Posthumously he was also awarded the USA’s Presidential Medal of Freedom in December 1963 by President Johnson.

Pope John Paul II rather, born Karol Józef Wojtyła in Poland in 1920, was the first was non-Italian Pope since 1523. At the time of becoming Pope, John Paul II was  just 58 years old.

He was very active, known for jogging around the Vatican grounds as well as various other physical activities that earnt him the moniker, “The Keep-fit Pope”.

It is no surprise then that he stands as the second-longest serving Pope ever. This was despite an assassination attempt in May 1981 in St Peter’s Square. His shooter, Mehmet Ali Ağca (a Turkish member of the Grey Wolves militant fascist group), was captured by a nun and held until police arrived. Just one year and one day later whilst in Portugal, a Spanish priest upset with the changes brought about by the Pope  attempted to stab him with a bayonet. Al-Qaeda is also said to have funded an thwarted plot to bomb the Pope on a visit in the Philippines in 1995.

But aside from those who few who tried to shoot, stab and blow him up, Pope John Paul II was much-loved and respected, wielding great influence particularly in contributing to the end of Communist rule, first in Poland then around wider Europe.

He also fostered greater communication between other world religions, which together with his several papal documents helped bring the Catholic church into more modern times.

Pope John Paul II travelled widely, calling for a universal holiness – a lifelong seeking of God and living according to the word of Jesus. His travels were part of his wider goal to change the Catholic Church, calling for people from all religions to unite.

One way in which he promoted this idea was by apologising on behalf of the Church for past acts. He asked for forgiveness for church wrongdoings including the persecution of Galileo Galilei in the 1600s for his scientific claims, for burnings at the stake during the Reformation and the wars that ensued, as well as for the suppression of women’s rights.

Furthering Pope John Paul II’s desire to bring the Catholic Church into the modern era, he even sent out an email in 2001 to apologise for sex abuses and the acts of missionaries in China during the colonial period and in Australia regarding the Aboriginal “Stolen Generations”.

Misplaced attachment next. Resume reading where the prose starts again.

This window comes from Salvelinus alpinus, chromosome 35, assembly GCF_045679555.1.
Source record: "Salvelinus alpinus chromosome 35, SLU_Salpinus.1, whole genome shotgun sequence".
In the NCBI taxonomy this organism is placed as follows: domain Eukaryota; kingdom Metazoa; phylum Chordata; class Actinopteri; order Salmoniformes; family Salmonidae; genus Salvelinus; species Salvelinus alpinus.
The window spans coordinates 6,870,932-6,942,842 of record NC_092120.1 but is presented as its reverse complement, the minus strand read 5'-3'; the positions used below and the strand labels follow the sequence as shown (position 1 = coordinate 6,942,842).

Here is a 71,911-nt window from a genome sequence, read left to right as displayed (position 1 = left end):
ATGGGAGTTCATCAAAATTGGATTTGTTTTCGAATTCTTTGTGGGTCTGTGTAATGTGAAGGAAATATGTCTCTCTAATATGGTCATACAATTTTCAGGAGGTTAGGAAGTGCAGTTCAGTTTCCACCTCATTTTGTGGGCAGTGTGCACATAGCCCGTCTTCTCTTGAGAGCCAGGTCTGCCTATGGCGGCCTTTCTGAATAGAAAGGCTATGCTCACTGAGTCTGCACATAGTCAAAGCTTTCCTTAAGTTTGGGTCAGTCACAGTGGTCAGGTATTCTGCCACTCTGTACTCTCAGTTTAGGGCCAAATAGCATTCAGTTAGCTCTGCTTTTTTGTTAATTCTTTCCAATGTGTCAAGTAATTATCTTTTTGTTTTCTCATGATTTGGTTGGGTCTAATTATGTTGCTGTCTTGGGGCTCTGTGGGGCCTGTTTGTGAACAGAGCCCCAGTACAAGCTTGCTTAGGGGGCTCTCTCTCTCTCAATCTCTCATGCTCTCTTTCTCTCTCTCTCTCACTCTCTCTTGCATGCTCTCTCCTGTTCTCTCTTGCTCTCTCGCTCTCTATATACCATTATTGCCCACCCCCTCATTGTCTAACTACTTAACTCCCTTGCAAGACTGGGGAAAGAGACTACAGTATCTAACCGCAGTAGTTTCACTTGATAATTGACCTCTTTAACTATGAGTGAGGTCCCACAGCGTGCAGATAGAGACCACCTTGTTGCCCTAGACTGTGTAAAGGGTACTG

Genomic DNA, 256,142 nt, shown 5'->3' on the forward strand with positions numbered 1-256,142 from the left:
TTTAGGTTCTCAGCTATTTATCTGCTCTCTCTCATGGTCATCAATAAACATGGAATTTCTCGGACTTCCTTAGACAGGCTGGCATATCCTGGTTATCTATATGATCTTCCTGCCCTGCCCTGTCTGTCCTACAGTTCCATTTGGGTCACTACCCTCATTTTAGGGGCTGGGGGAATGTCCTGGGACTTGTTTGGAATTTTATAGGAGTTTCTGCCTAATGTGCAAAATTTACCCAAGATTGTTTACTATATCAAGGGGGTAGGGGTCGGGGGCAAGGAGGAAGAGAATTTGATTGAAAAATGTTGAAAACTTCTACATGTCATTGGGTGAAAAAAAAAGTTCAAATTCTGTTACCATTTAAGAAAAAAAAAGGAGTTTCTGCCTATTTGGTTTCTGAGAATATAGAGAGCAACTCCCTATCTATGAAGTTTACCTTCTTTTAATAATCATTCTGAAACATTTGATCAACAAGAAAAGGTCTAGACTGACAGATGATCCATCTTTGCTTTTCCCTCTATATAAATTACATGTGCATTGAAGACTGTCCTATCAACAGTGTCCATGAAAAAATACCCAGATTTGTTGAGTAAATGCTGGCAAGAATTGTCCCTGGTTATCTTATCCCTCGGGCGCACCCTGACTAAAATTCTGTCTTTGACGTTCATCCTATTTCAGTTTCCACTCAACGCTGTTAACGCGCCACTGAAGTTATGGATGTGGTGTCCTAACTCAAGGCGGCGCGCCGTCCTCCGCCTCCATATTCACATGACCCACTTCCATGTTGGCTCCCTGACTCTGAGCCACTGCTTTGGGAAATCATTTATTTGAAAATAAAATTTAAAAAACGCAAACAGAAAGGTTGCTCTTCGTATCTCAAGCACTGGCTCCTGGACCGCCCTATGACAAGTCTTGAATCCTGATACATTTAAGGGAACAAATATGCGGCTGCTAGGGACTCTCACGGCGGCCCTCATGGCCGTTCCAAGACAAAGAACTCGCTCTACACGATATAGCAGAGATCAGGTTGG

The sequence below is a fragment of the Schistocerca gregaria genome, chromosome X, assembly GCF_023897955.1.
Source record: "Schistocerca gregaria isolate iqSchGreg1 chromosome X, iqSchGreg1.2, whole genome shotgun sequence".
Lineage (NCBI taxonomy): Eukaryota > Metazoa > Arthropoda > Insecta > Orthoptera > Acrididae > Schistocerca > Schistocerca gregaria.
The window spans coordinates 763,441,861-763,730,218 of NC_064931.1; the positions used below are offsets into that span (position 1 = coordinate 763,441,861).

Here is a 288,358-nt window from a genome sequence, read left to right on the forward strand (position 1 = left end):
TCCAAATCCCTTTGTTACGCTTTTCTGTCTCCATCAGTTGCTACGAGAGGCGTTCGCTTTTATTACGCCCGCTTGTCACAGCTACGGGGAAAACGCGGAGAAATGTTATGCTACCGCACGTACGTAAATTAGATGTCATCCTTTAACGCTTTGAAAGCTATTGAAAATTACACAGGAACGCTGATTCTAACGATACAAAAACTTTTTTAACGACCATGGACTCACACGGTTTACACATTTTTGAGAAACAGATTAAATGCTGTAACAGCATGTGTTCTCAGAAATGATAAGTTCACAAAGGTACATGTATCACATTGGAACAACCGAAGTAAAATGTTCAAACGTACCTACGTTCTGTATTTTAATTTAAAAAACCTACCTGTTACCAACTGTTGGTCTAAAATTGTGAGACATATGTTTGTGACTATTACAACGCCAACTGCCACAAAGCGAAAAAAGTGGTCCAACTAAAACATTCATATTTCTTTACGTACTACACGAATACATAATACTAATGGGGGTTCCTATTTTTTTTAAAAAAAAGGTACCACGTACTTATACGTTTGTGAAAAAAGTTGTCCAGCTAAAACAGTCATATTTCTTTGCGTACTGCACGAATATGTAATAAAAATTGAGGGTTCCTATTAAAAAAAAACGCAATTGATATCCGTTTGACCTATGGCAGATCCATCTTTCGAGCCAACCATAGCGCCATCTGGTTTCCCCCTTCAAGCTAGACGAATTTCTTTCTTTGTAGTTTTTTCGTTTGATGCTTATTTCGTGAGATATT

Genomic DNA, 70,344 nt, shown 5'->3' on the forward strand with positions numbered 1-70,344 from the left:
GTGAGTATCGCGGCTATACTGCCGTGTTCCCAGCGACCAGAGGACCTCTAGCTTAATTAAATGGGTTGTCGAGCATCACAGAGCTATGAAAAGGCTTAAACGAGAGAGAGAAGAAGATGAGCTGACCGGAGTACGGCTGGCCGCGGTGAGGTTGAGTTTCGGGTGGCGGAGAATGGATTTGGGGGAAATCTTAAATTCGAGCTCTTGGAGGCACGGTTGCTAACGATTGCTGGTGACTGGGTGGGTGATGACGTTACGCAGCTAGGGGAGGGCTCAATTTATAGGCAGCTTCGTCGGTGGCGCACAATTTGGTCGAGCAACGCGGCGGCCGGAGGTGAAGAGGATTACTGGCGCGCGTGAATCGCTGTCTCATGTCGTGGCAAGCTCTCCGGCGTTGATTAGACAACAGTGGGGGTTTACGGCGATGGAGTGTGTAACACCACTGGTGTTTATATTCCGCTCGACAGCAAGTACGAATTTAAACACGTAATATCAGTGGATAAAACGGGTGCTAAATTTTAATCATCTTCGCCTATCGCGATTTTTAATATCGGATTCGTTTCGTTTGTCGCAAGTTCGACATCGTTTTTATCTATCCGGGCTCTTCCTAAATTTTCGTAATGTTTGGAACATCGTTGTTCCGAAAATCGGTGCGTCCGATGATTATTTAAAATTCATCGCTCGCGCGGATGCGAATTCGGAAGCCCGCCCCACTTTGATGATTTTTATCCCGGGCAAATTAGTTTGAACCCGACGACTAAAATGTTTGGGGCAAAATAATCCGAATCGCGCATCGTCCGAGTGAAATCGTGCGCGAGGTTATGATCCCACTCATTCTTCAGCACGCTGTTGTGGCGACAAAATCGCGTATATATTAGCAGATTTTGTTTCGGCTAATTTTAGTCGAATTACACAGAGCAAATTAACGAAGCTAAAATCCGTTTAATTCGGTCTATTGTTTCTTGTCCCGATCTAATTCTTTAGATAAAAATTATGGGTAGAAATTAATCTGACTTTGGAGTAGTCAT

Given that Pope John Paul II simplified the saint-making process, the Sacred Congregation for Rites, to beatify and canonise more people than all other Popes combined in the previous 500 years, it is fitting that he too should be given this title.

Pope Benedict decided to waive the standard 5-year posthumous waiting period to begin the process of making Pope John Paul II a saint. In 2009, just 4 years after his death, he was declared Venerable, becoming then beatified in 2011. His first miracle was healing a nun suffering from Parkinson’s disease – a disease he suffered from himself towards the end of his life.

After the canonisation of Pope John XXIII and John Paul II, there will now be 80 Popes (out of the 264 deceased pontiffs) who have been declared saints, with only two other Popes in the last 700 years having made the grade (Pope Pius V  in 1712 and Pius X in 1954).

The ceremony to declare Popes John XXIII and Pope John Paul II as saints will begin at the Vatican at 10am on Sunday, 27th April 2014, with a canonisation mass led by Pope Francis in St Peter’s Basilica. Closed circuit TVs will be set up outside in St Peter’s Square and around Rome’s city centre.

There are stamps, posters, plates, mugs, and even an ap to commemorate the event!

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With around 5 million visitors per year, the Vatican is a must-see destination for those in Rome, if not just for its amazing history and artworks held there within.

On our small-group Vatican tour, our groups are amongst the very first to enter the Vatican, whilst our expert Vatican guides bring the history of the Vatican to life!